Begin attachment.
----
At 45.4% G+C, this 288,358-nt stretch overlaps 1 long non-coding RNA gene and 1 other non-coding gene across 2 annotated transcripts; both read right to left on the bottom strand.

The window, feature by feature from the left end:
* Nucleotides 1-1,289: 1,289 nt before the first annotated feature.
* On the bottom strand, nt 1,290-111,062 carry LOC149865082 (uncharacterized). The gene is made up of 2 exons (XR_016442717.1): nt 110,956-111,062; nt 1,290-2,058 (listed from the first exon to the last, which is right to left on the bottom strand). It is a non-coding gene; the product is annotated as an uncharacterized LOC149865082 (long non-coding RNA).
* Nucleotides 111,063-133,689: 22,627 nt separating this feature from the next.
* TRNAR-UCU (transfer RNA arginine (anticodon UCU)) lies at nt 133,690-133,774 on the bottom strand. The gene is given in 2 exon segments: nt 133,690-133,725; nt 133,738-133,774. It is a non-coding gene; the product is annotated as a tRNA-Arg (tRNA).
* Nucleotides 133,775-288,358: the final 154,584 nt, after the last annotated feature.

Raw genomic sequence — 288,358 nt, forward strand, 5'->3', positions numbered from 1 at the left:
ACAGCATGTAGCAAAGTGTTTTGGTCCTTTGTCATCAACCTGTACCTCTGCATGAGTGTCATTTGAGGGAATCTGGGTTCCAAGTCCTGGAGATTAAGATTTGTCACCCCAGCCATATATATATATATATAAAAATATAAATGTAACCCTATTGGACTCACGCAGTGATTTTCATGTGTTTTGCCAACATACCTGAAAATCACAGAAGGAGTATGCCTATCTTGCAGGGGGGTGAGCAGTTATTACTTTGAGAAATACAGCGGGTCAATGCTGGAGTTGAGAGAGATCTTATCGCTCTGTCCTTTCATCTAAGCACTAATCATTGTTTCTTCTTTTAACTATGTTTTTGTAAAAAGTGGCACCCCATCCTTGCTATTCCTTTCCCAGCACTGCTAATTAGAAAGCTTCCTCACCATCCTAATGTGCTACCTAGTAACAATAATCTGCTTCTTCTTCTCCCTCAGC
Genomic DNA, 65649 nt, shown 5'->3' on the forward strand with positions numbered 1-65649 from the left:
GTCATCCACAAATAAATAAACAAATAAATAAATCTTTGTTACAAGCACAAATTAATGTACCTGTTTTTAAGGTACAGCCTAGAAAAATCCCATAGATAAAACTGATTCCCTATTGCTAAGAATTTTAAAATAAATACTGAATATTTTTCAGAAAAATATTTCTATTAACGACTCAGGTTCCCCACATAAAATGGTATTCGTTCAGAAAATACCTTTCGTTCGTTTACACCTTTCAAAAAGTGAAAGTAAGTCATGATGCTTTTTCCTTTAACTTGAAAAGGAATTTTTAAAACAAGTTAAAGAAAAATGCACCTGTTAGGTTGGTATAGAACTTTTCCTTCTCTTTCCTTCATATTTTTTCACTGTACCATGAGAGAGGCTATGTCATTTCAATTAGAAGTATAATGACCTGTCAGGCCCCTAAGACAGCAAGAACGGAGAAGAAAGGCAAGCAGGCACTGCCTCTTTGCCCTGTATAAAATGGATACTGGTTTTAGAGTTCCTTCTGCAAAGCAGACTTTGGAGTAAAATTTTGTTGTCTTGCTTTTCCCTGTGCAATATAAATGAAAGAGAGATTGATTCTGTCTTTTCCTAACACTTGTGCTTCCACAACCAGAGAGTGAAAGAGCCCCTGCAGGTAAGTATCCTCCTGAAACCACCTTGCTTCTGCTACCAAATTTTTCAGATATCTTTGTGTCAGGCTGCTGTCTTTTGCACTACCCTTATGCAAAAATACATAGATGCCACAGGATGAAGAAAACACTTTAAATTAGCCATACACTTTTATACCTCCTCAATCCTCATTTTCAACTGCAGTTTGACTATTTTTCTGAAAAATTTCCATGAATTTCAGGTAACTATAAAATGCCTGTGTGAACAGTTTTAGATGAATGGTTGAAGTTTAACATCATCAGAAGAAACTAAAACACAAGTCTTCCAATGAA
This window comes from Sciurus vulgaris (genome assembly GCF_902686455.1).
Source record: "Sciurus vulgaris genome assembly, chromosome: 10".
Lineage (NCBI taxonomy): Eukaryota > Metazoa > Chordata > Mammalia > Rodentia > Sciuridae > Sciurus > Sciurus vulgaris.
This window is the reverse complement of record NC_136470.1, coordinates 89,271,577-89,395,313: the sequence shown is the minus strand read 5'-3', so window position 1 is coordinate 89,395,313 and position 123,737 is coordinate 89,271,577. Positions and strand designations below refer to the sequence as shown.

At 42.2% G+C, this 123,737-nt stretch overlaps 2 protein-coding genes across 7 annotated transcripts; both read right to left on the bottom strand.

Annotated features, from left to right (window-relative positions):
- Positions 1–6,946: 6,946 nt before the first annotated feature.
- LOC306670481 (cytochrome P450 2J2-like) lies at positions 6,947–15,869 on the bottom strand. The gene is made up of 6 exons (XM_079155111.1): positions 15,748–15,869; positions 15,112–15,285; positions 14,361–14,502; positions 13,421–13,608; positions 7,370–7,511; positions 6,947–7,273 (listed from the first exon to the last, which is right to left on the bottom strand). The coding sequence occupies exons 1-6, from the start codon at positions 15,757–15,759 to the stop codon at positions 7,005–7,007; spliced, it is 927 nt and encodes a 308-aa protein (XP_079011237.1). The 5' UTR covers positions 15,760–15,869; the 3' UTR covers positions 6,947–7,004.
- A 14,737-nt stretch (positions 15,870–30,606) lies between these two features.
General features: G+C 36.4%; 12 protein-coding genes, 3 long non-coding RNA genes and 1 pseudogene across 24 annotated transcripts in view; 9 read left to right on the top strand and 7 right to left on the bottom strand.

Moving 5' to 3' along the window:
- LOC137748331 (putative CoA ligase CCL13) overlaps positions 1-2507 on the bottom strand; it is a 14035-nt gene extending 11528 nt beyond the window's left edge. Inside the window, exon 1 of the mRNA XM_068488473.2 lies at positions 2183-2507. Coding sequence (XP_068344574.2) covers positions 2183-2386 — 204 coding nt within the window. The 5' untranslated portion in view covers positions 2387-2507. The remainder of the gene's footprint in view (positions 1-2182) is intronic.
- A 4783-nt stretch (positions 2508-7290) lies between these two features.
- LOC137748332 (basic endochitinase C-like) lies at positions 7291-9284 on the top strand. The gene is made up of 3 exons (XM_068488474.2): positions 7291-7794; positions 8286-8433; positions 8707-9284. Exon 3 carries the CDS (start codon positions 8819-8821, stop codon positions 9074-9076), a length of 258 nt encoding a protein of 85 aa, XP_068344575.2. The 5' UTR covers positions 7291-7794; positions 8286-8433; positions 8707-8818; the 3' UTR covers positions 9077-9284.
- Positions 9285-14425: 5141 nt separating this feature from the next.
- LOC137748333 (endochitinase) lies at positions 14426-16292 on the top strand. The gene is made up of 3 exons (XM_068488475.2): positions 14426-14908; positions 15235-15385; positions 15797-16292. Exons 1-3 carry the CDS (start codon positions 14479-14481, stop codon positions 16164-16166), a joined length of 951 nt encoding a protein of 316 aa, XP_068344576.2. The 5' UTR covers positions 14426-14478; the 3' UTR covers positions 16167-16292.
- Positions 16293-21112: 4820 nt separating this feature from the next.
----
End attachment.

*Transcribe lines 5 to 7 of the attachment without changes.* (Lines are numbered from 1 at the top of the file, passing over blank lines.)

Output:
* Nucleotides 111,063-133,689: 22,627 nt separating this feature from the next.
* TRNAR-UCU (transfer RNA arginine (anticodon UCU)) lies at nt 133,690-133,774 on the bottom strand. The gene is given in 2 exon segments: nt 133,690-133,725; nt 133,738-133,774. It is a non-coding gene; the product is annotated as a tRNA-Arg (tRNA).
* Nucleotides 133,775-288,358: the final 154,584 nt, after the last annotated feature.